Yet promotional powers alone are unlikely to bring about sustainable change in hostile environments, when there are weak accountability mechanisms in place or where actors are reluctant to cooperate with NHRIs. Scholarship on corporate social responsibility (CSR) and on business and human rights suggests that business firms are highly strategic and selective in the form and extent of their commitment to CSR norms (Perez et al. 2019; LeBaron et al. 2021) and that they are especially reluctant to accept broad responsibility for the realization of human rights in their operation, as Favotto and Kollman (2021: 25; this issue) demonstrate in a study of the 50 largest British TNCs: “By refraining from ‘showing’ their human rights impacts and future commitments, firms actively resist the scrutiny NGOs, international organizations and actors populating the CSR field demand, as well as the accountability practices promoted [by the UN Guiding Principles on Business and Human Rights].” According to Favotto and Kollman, a major reason for this resistance is the difficulty to formulate a positive business case for greater human rights compliance, which results from the underlying tension between the different logics of corporate profit-seeking and human rights: “Profit-seeking pursues the seeker’s own economic welfare,” whereas the idea of human rights is “a moral interest in the welfare of others” (Gregg 2021: 68, this issue). Scholars thus argue for external checks and more stringent legislation which “would likely do more to change corporate culture and increase corporate monitoring of their supply chains” (Favotto and Kollman 2021: 24; see also Schilling-Vacaflor 2021, both in this issue) than voluntary commitments and promotional efforts by state and civil society organizations alone.
It is therefore desirable that NHRIs are vested not only with promotional powers but also with strong investigative powers extending to the private sector, so that they are able to pressurize uncooperative perpetrators, including business firms, into collaboration and (eventually) into human rights compliance. Indeed, NHRI scholarship suggests that national institutions with strong investigative powers are generally more effective than those without them (Linos and Pegram 2017; Smith 2006: 917; Kumar 2003: 280). Investigative (or protection) powers include the capability to launch public inquiries and investigations into specific or systemic rights issues, to receive and resolve complaints, to make legal interventions in court cases or bring a case in its own right, to subpoena evidence and to issue and enforce compliance orders or recommendations. In a seminal study combining comprehensive quantitative and qualitative data from NHRIs across the globe, Linos and Pegram (2017: 680) have demonstrated that “one institutional safeguard above all, the power to initiate, execute, and complete investigations on receipt of complaints, stands out as particularly important in enabling NHRI effectiveness.” This positive influence applies to NHRIs in developed democracies, as well as to those in developing and authoritarian settings with weak rule of law (Linos and Pegram 2017: 684). The capability to investigate complaints generates a number of direct and indirect positive effects: In the short term, it provides justice and (ideally) remedies to individuals who fell victim to human rights abuse. In the longer term, it helps NHRIs build credibility and public legitimacy which raises hurdles for political interventions and budget cuts by the government (Linos and Pegram 2017: 633, 684).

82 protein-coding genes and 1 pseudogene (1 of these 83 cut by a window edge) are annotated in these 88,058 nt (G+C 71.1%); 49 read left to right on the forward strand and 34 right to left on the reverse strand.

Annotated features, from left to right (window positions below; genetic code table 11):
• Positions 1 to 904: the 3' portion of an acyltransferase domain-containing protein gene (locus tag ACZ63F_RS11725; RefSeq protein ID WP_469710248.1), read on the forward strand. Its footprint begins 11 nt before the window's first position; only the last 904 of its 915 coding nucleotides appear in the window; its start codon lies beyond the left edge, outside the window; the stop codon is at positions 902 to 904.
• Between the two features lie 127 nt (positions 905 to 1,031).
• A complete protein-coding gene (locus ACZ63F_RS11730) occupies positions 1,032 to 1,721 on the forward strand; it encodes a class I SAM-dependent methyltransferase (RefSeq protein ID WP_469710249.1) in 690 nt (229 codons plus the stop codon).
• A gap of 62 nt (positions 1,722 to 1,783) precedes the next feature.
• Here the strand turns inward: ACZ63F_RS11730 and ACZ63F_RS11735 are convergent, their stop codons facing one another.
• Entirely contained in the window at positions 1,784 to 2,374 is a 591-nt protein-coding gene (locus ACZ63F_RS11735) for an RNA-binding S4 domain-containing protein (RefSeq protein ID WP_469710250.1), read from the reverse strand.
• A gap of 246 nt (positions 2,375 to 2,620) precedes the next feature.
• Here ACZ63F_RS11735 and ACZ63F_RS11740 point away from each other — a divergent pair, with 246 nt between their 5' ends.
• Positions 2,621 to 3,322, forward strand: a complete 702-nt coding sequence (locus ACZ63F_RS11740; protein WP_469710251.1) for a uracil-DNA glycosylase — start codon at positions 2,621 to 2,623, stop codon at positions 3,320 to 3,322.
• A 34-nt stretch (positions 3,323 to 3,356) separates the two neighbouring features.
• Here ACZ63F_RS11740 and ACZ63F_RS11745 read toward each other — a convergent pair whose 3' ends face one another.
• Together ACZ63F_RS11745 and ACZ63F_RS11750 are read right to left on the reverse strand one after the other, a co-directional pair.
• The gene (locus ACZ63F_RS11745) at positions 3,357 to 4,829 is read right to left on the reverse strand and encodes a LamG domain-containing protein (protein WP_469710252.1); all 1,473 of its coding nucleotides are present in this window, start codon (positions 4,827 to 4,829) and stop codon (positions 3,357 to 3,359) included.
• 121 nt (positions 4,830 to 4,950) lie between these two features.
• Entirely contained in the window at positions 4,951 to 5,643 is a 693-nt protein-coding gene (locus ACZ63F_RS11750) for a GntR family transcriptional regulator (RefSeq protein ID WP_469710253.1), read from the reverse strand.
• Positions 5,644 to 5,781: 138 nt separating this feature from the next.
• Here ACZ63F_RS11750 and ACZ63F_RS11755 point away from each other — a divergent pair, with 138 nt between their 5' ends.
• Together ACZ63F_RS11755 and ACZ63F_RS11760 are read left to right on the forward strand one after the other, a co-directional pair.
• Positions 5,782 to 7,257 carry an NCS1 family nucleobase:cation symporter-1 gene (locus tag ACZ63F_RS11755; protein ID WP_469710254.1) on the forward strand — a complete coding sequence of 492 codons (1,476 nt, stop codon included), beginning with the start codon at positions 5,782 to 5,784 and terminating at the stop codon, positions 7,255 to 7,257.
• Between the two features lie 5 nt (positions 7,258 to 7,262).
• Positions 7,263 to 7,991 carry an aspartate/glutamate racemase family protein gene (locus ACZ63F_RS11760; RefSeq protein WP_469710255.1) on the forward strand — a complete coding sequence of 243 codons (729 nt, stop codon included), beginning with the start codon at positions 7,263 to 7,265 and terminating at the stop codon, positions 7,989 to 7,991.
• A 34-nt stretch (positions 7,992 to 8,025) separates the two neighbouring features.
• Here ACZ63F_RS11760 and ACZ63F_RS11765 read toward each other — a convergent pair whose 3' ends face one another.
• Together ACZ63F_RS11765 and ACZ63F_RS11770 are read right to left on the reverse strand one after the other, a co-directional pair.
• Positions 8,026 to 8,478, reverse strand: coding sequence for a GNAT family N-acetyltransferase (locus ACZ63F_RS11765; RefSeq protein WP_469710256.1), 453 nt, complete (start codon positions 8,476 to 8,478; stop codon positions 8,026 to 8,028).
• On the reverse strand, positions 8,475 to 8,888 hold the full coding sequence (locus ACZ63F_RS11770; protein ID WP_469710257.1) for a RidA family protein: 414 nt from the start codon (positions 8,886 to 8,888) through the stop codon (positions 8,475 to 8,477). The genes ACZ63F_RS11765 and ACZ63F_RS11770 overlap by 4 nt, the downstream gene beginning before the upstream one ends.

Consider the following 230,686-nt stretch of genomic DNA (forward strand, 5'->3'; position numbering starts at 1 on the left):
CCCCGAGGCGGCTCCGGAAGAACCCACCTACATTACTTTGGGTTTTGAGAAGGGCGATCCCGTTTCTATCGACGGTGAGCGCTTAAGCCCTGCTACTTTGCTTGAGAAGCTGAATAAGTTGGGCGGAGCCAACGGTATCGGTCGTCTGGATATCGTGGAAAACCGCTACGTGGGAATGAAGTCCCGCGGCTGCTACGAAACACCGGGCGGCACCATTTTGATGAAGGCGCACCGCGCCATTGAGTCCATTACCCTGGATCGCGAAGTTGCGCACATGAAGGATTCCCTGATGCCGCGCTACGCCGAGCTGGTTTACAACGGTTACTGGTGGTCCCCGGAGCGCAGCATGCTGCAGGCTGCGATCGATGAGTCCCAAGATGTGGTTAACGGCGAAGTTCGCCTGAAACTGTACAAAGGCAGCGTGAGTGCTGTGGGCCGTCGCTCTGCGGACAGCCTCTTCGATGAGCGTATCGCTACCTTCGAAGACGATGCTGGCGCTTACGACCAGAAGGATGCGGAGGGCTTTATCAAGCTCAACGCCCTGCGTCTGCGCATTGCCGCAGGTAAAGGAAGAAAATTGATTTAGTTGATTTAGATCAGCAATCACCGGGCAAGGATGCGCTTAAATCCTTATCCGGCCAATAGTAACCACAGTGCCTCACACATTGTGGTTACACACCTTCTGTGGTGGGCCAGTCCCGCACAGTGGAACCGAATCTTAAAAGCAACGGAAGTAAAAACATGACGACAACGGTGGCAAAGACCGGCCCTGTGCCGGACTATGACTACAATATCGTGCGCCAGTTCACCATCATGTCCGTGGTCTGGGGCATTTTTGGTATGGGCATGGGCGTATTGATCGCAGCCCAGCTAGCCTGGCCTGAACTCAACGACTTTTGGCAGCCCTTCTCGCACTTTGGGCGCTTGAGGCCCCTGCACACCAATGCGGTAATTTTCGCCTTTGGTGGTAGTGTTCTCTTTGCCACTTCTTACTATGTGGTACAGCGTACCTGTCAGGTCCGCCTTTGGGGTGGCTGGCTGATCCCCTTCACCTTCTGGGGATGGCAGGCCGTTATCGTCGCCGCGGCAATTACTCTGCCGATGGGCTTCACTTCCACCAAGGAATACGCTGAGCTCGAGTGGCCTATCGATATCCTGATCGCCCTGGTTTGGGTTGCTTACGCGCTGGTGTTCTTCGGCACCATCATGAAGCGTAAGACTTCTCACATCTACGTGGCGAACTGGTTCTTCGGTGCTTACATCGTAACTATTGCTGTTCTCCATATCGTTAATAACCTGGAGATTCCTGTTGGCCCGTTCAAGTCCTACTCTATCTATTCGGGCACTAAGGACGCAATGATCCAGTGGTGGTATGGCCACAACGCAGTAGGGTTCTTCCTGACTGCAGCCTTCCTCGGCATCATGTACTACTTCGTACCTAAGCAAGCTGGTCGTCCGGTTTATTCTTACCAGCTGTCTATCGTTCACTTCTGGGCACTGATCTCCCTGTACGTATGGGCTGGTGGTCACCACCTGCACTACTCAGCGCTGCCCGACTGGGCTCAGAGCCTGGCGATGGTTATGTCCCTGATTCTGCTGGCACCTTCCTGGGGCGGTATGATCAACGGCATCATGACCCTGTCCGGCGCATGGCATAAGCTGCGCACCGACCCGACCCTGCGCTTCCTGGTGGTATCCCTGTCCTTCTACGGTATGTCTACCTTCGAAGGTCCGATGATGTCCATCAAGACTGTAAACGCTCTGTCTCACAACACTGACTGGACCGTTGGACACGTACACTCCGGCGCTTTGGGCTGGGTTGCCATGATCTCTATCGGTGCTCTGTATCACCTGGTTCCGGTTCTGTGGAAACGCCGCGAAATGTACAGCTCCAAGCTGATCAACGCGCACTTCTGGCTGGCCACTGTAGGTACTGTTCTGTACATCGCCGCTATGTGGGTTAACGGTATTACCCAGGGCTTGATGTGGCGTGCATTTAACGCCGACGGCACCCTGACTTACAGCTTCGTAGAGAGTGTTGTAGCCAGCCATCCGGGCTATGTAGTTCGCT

The ability to deploy both promotional and investigative powers in relation to state and non-state actors allows NHRIs to build up credible normative pressure vis-á-vis duty bearers and potential perpetrators by making them aware of their human rights responsibilities and obligations, advising them on how to identify and mitigate human rights risks in their operation and, if necessary, by launching inquiries or legal proceedings if the human rights risks or violations continue to persist and the NHRI’s recommendations are being ignored. While a broad statutory mandate extending the NHRI’s jurisdiction to the private sector constitutes a necessary structural condition, the sine qua non, for effective NHRI engagement with corporate human rights abuse, the ability to deploy a combination of promotional and investigative powers constitutes a second essential feature, as it represents the most promising route to bring about lasting behavioral change in different settings.